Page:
Wednesday, November 20, 2013

INCISED BUFFALO RAWHIDE PARFLETCHE - New twist on a old technique.

I just finished this envelope style incised buffalo rawhide parfletch case.  Well,  I think I might be done. Still deciding if I antique it up or not.  


I decided to try a new application to a very old technique.  Incised parfletche's were something made in the mid - 19th century,  and existing examples are pretty rare.   Part of the rarity I believe is due to the actual materials needed - epidermal on buffalo rawhide.  Its not easy to do ( It cannot be scraped free of hair...it has to be slipped off and there is a fine line between slipping the hair and the entire epidermal layer coming off )  It can also be done by striking the hair on rawhide with a hammer or stone but is incredible labor intensive. 




The very top layer of the rawhide is cut and scraped away to reveal the white under layer.  


This is another one I did a few years back for some Plateau horse gear I made.  All the old ones I have seen examples of are done in a geometric style.  So this portrait might be a first doing this technique.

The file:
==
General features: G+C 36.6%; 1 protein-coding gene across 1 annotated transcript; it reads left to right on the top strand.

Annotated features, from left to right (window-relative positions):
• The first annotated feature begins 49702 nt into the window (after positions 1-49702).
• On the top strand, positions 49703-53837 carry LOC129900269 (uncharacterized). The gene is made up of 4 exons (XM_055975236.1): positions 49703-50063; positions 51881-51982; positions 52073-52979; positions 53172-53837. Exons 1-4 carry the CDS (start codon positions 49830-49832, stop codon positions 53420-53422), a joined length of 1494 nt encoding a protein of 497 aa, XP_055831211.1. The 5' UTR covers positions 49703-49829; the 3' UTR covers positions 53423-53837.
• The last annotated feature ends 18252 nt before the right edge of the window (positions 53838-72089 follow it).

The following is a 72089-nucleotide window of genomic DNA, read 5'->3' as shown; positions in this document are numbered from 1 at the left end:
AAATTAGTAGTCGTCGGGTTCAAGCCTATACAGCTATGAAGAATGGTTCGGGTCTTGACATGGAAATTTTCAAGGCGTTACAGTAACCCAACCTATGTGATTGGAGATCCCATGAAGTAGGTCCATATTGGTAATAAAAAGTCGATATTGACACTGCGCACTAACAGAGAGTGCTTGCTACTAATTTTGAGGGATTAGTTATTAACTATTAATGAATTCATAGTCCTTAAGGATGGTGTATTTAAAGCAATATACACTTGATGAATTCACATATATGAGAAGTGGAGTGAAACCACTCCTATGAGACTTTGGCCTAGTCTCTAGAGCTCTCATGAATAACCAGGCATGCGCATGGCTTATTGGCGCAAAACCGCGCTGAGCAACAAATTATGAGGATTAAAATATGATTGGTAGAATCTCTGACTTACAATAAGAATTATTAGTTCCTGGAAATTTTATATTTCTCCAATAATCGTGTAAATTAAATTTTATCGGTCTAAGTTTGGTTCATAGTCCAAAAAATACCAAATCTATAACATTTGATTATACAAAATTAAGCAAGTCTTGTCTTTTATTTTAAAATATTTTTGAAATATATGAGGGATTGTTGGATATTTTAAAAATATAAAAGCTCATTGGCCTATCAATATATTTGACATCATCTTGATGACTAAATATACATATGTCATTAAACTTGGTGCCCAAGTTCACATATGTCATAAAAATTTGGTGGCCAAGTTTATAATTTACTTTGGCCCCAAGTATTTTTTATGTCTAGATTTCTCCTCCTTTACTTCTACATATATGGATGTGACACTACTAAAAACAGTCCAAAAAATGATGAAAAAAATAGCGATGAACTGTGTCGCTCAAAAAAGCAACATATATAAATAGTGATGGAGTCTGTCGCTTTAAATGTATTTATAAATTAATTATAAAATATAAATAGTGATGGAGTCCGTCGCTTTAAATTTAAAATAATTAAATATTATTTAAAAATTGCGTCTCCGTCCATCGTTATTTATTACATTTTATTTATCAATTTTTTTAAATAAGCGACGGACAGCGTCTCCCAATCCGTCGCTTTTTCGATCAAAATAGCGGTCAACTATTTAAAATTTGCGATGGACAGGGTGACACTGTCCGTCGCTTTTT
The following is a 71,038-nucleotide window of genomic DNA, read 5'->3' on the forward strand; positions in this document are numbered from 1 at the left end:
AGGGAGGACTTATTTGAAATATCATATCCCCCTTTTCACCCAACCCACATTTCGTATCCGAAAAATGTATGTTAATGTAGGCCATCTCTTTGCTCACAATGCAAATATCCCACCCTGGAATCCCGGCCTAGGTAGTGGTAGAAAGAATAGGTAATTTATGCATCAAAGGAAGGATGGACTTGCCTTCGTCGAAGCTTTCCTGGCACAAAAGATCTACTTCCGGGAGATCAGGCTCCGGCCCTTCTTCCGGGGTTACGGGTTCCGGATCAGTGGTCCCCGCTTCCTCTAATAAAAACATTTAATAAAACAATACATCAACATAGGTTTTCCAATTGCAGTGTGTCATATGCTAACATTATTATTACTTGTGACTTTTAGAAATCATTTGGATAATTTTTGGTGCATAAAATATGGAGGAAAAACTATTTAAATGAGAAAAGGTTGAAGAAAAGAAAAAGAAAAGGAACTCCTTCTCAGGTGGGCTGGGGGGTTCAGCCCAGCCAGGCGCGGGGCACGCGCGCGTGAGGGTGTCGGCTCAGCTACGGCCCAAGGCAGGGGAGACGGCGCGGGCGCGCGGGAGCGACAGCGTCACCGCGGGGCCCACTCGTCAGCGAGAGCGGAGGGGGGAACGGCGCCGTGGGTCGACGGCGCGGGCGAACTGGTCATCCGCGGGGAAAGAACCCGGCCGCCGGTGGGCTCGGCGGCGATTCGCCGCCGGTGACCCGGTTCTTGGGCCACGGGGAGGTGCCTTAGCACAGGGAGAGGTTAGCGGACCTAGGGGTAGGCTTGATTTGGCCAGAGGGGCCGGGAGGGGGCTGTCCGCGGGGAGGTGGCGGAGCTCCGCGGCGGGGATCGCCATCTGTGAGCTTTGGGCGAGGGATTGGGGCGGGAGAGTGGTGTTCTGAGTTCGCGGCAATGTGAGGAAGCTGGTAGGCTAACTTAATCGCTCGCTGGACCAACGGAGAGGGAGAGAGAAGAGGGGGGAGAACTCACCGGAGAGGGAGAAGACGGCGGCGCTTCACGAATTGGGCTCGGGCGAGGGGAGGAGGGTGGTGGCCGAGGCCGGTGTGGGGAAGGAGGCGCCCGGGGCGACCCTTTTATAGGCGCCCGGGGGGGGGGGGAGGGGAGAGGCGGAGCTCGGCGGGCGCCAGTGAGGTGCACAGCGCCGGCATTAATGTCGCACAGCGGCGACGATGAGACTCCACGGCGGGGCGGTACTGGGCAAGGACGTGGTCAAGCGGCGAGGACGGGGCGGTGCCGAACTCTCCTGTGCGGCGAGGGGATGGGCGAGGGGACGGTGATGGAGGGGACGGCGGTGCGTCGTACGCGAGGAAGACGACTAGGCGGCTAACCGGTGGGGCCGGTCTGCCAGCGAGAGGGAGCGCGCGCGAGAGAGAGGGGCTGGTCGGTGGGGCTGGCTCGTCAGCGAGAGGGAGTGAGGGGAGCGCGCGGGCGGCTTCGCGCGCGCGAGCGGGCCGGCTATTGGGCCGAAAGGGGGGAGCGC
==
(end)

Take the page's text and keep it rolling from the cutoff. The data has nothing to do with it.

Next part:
Angela

Sunday, November 10, 2013

SPLIT HORN BONNETS - A RE-DOUX

I decided to start killing some old posts on this blog and re-posting some of the photos.  So this is a consolidation of a few posts.  


This is a split horn bonnet that I made for a gallery show a few years ago.  It is now in a private collection.  


This bonnet is made in a classic Plateau style of work.  To make them really look great,  it takes a LOT of ermine hide.  


The cloth I used was hand died selvedge edge cloth.  


The feathers are hand painted reproduction feathers.  The horns are split and shaved buffalo. 


The beadwork was done on buffalo hide,  using antique Italian seed beads sewn with sinew.  The buttons are old flat brass buttons which were commonly traded back in the day.  


This last bonnet was one which I made as a memorial piece for my father when he passed away.  He served 20 years in the military on active duty and years more in reserve.  He fought wars,  he killed men during his service and later greatly regretted this,  and in his last years suffered greatly both physically and also mentally due to his service.  But he was proud to serve his country.    This was a very personal piece for me...so please respect that fact and don't copy it.   

Angela